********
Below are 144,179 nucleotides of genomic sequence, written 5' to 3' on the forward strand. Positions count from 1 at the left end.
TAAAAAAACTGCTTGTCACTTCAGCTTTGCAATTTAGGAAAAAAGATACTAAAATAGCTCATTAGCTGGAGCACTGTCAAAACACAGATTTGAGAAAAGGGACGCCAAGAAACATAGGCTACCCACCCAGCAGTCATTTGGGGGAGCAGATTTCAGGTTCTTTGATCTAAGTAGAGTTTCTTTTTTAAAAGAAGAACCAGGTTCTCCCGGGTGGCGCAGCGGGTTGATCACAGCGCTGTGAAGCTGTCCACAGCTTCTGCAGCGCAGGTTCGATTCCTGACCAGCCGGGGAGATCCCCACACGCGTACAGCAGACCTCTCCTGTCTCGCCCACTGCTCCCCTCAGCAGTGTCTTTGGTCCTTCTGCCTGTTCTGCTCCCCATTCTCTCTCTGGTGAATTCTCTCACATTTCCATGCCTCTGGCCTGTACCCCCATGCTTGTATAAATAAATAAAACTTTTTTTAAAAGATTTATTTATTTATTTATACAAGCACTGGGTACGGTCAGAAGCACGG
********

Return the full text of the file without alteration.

Below are 144,179 nucleotides of genomic sequence, written 5' to 3' on the forward strand. Positions count from 1 at the left end.
TAAAAAAACTGCTTGTCACTTCAGCTTTGCAATTTAGGAAAAAAGATACTAAAATAGCTCATTAGCTGGAGCACTGTCAAAACACAGATTTGAGAAAAGGGACGCCAAGAAACATAGGCTACCCACCCAGCAGTCATTTGGGGGAGCAGATTTCAGGTTCTTTGATCTAAGTAGAGTTTCTTTTTTAAAAGAAGAACCAGGTTCTCCCGGGTGGCGCAGCGGGTTGATCACAGCGCTGTGAAGCTGTCCACAGCTTCTGCAGCGCAGGTTCGATTCCTGACCAGCCGGGGAGATCCCCACACGCGTACAGCAGACCTCTCCTGTCTCGCCCACTGCTCCCCTCAGCAGTGTCTTTGGTCCTTCTGCCTGTTCTGCTCCCCATTCTCTCTCTGGTGAATTCTCTCACATTTCCATGCCTCTGGCCTGTACCCCCATGCTTGTATAAATAAATAAAACTTTTTTTAAAAGATTTATTTATTTATTTATACAAGCACTGGGTACGGTCAGAAGCACGG